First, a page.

Nous sommes heureux de vous annoncer la parution de la troisième édition de notre panorama du bien-être en France ! Si vous avez raté la conférence de présentation en ligne, vous pouvez la retrouver sur notre site, avec le lien de téléchargement du rapport.
Le Bien-être en France, Rapport 2022
Ce troisième rapport annuel de l’Observatoire du bien-être du CEPREMAP éclaire de nouveaux aspects du bien-être subjectif des Français et mobilise de nouvelles données. L’année 2022 porte les séquelles de l’épidémie de Covid-19, puis les conséquences de la guerre en Ukraine et du retour de l’inflation. Il décrit une France très inquiète. La crainte de l’inflation fait chuter le niveau de satisfaction dans la vie des Français à un niveau proche de la crise des Gilets jaunes. C’est surtout l’image qu’ils se font des années à venir et de la vie des prochaines générations en France qui se ternit.
Cette inquiétude se lit aussi dans la psychologie économique des Français. Ces derniers se représentent leur société comme très inégalitaire mais, comme la plupart des Européens, pensent en majorité y occuper une place de niveau intermédiaire et appartenir à la classe moyenne. Ils estiment souvent qu’ils ont progressé par rapport à la position sociale de leurs parents, mais anticipent à l’avenir une stagnation de leur propre rang dans la société.
Nous mesurons aussi l’effet d’évolutions profondes de la société. Tout d’abord, l’irruption du télétravail, durablement installée dans les pratiques depuis les épisodes de confinement. Plébiscité par les travailleurs, ce type d’organisation est-il réellement propice à leur bien-être ? Les choses ne semblent pas être si simples, au-delà de la possibilité d’éviter le temps et les fatigue des transports domicile—travail.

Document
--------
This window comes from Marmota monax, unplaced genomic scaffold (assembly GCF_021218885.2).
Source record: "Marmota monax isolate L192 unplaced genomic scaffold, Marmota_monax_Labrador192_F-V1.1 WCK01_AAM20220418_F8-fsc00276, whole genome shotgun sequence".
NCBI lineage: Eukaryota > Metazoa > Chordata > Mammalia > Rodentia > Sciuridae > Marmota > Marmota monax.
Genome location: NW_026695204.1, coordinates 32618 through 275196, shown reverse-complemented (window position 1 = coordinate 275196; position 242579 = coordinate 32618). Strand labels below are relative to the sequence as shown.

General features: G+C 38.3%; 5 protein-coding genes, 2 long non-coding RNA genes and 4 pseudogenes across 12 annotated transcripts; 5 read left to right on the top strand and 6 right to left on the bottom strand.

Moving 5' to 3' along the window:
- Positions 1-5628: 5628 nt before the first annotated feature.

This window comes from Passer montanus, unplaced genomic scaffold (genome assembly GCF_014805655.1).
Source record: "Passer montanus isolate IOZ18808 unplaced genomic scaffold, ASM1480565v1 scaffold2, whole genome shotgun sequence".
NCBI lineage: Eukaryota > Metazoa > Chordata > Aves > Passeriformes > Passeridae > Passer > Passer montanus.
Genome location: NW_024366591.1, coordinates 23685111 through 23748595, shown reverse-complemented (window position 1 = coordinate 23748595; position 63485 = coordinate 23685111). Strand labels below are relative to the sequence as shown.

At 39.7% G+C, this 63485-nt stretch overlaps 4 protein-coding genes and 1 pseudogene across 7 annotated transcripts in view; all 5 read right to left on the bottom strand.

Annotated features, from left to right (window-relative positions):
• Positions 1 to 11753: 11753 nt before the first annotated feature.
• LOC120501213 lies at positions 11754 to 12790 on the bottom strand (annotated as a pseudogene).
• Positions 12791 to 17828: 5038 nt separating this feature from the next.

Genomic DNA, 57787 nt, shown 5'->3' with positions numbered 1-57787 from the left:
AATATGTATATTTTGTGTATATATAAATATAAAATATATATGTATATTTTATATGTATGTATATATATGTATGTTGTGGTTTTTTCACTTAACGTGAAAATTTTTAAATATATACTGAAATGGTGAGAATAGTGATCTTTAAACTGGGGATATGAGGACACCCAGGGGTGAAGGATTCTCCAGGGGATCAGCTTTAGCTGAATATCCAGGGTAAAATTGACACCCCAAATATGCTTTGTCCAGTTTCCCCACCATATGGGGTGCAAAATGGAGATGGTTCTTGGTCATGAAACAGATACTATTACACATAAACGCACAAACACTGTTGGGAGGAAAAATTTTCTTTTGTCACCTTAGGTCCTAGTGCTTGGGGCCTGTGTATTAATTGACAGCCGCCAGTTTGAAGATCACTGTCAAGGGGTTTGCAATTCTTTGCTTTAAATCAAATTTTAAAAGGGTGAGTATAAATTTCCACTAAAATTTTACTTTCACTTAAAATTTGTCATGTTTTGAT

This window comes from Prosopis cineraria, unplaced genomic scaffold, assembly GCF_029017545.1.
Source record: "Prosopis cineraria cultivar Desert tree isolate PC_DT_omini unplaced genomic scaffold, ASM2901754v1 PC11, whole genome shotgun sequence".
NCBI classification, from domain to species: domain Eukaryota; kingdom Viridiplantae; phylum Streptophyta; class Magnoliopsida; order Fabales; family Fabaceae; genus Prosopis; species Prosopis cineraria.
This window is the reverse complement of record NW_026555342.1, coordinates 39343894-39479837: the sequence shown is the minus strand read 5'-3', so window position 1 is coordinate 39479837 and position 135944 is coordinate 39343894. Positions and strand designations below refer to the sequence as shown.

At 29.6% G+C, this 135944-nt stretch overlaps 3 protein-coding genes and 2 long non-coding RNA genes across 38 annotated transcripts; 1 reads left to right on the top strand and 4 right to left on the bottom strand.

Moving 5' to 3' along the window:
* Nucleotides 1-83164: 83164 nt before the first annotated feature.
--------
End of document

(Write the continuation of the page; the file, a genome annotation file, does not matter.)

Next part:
Ensuite, à une échelle plus large, le changement climatique représente le bouleversement majeur des décennies à venir. Les Français sont tous très conscients de la gravité du problème, mais sont inégalement disposés à agir, et les pratiques environnementales sont révélatrices de clivages sociaux, de genre et d’âge, avec toujours ce constat : les plus engagés dans les pratiques de transition énergétique sont aussi les plus satisfaits de leur vie.
Les émotions et le bien-être subjectif sont désormais reconnus comme des facteurs importants du paysage social et politique du pays. Il importe de les objectiver et d’en comprendre les ressorts. C’est l’objet des travaux, que nous restituons dans ce rapport.
Mathieu Perona et Claudia Senik, éd., Le Bien-être en France : Rapport 2022, (Paris: Cepremap, 2023)
Lu sur le web